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Comparing Aerobic vs. Anaerobic Respiration

Subject:

Science  

Grades:

7, 8, 9, 10  

Title – Comparing Aerobic vs. Anaerobic Respiration
By – Amy Malowitz
Primary Subject – Science
Grade Level – 7-10

Objective:

  • Students will compare the two types of cellular respiration: aerobic respiration and anaerobic respiration (fermentation). Students will note similarities and differences between the two processes including when, where, and how each process occurs.
  • Students will develop a concept map using Inspiration indicating the criteria for aerobic and anaerobic respiration. This concept map will indicate:
    • Three similarities between the two processes.
    • Two types of cells that perform each process.
    • Location in the cell where each process occurs.
    • Oxygen requirements for each process.
    • Reactants and products for each process.
    • Energy output for each process.
    • Two different types of anaerobic respiration.
      • Reactants and products for each.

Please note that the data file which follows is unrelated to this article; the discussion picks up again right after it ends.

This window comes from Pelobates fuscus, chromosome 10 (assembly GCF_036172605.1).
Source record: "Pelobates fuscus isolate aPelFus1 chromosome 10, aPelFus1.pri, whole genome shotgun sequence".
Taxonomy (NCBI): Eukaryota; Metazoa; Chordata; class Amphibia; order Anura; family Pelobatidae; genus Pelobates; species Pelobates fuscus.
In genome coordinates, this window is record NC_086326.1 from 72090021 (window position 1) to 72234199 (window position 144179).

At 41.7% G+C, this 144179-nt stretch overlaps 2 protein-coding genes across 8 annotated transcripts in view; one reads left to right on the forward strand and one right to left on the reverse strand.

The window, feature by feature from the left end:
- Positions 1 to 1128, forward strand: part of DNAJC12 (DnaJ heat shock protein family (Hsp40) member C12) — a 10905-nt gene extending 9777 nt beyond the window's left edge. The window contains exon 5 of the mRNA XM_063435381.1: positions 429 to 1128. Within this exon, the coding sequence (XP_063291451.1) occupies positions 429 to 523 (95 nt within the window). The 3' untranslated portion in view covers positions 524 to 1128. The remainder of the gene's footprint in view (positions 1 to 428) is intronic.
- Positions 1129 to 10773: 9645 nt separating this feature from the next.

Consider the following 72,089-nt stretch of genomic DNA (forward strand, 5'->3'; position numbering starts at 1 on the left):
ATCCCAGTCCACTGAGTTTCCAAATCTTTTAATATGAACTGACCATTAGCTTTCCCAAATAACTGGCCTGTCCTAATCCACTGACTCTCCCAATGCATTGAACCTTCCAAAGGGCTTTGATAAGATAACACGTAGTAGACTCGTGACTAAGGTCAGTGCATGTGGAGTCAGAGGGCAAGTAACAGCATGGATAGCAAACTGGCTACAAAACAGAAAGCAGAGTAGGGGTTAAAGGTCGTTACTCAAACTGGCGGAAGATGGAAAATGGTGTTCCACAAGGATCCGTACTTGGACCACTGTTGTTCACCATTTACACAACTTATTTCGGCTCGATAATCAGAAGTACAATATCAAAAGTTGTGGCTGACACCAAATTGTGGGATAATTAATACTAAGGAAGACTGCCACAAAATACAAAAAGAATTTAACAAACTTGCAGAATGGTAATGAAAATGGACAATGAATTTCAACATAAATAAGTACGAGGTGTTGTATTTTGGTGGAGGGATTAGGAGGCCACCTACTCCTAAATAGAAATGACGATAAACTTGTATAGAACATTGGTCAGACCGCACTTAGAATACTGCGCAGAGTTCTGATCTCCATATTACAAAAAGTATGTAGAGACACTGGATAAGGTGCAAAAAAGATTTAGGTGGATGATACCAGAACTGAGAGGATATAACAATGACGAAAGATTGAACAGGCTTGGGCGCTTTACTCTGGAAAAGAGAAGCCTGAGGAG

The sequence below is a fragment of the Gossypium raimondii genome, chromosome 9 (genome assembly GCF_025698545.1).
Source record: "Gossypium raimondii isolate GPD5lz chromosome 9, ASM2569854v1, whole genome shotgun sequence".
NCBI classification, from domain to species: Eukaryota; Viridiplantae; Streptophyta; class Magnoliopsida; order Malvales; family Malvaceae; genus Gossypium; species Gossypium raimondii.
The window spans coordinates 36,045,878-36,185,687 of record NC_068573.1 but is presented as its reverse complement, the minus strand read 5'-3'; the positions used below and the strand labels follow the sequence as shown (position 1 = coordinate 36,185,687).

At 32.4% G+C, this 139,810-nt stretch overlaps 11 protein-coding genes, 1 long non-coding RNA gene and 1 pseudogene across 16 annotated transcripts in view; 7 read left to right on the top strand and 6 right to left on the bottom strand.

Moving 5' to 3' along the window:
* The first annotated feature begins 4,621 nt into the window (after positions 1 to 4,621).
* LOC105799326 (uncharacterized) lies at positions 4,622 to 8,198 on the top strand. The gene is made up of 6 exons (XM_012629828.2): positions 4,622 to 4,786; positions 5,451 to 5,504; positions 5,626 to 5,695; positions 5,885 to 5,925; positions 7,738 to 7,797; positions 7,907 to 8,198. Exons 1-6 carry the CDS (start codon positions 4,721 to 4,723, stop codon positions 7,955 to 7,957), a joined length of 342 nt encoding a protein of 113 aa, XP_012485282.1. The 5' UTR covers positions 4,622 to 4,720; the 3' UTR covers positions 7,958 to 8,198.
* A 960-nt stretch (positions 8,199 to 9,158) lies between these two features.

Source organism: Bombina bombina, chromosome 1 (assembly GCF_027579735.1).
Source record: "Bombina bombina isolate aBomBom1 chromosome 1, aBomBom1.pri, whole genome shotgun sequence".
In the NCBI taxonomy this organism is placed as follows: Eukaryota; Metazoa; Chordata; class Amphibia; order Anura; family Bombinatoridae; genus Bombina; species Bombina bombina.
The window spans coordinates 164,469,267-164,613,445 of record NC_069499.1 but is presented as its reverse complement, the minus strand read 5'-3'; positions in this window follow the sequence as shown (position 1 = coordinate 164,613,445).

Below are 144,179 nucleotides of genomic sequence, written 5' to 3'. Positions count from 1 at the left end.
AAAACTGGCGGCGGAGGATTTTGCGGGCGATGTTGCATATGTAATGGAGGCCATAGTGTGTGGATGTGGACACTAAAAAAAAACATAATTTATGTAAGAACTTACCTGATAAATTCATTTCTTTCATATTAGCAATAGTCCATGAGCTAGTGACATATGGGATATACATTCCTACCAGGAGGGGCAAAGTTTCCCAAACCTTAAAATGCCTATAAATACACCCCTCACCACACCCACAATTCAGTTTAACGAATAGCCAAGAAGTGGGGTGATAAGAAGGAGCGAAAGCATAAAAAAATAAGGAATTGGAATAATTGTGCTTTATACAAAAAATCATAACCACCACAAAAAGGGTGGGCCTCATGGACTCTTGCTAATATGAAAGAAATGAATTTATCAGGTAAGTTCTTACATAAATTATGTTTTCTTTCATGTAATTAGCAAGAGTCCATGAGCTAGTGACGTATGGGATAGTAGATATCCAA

• Types of cells that perform each process.

Introduction:

  • This activity will follow a fermentation (anaerobic respiration) lab using yeast. This lab will address the process of alcoholic fermentation.
  • Students will perform push-ups to experience lactic acid build-up in muscle cells.
  • These activities will gain interest in the process of anaerobic respiration.
  • Students will have already studied the detailed process of aerobic cellular respiration.

 Procedure:

  • Students will work in pairs or trios to answer questions (as seen in benchmarks) on aerobic and anaerobic respiration.
  • Students will use previous notes and lab activities to summarize main ideas for aerobic and anaerobic respiration.
  • Individually, students will create a concept map using Inspiration to further integrate and separate the two processes.

 Accommodations:

  • Instructions will be provided in written format as well as read orally. Instructions will also be on an overhead.
  • One example will be provided for students on how to summarize data.
  • Students will be shown examples of concept maps.
  • Individual groups will have to show completed summary before proceeding to complete concept map.
  • Students will be asked to draw a part of their concept map on paper before proceeding to computer to ensure understanding of procedure.

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